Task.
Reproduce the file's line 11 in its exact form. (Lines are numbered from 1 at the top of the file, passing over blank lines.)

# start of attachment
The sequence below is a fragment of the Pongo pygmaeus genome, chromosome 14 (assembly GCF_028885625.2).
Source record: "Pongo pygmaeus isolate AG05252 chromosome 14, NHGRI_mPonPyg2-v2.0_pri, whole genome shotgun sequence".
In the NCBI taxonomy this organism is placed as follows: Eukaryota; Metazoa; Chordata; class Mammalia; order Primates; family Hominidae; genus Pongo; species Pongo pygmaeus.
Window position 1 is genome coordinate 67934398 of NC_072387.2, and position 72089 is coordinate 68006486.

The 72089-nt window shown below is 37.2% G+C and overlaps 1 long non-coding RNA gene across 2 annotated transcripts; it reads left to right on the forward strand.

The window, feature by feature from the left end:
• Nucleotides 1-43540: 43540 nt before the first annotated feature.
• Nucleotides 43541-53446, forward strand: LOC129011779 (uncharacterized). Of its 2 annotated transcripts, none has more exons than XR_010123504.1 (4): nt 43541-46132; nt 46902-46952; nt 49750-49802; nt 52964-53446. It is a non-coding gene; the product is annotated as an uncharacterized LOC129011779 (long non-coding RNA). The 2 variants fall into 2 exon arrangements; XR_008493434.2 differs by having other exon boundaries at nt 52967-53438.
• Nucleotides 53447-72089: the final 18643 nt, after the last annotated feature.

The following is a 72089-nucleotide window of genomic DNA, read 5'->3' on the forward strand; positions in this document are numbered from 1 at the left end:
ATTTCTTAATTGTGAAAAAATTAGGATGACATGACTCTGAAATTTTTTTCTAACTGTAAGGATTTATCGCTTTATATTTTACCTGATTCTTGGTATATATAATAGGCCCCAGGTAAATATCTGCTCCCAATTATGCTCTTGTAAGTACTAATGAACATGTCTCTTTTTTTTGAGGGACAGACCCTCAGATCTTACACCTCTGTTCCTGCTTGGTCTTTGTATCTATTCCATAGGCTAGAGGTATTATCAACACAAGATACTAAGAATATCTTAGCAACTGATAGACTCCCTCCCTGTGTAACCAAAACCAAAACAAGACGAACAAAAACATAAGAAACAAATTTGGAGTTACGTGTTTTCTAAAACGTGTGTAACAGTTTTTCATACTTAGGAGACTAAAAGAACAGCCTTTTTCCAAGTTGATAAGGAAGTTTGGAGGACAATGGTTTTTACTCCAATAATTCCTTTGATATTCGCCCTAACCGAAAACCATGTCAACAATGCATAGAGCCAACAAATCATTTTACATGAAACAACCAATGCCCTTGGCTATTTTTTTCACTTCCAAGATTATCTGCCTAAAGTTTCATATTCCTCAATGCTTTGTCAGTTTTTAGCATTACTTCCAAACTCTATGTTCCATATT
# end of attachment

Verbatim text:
ATTTCTTAATTGTGAAAAAATTAGGATGACATGACTCTGAAATTTTTTTCTAACTGTAAGGATTTATCGCTTTATATTTTACCTGATTCTTGGTATATATAATAGGCCCCAGGTAAATATCTGCTCCCAATTATGCTCTTGTAAGTACTAATGAACATGTCTCTTTTTTTTGAGGGACAGACCCTCAGATCTTACACCTCTGTTCCTGCTTGGTCTTTGTATCTATTCCATAGGCTAGAGGTATTATCAACACAAGATACTAAGAATATCTTAGCAACTGATAGACTCCCTCCCTGTGTAACCAAAACCAAAACAAGACGAACAAAAACATAAGAAACAAATTTGGAGTTACGTGTTTTCTAAAACGTGTGTAACAGTTTTTCATACTTAGGAGACTAAAAGAACAGCCTTTTTCCAAGTTGATAAGGAAGTTTGGAGGACAATGGTTTTTACTCCAATAATTCCTTTGATATTCGCCCTAACCGAAAACCATGTCAACAATGCATAGAGCCAACAAATCATTTTACATGAAACAACCAATGCCCTTGGCTATTTTTTTCACTTCCAAGATTATCTGCCTAAAGTTTCATATTCCTCAATGCTTTGTCAGTTTTTAGCATTACTTCCAAACTCTATGTTCCATATT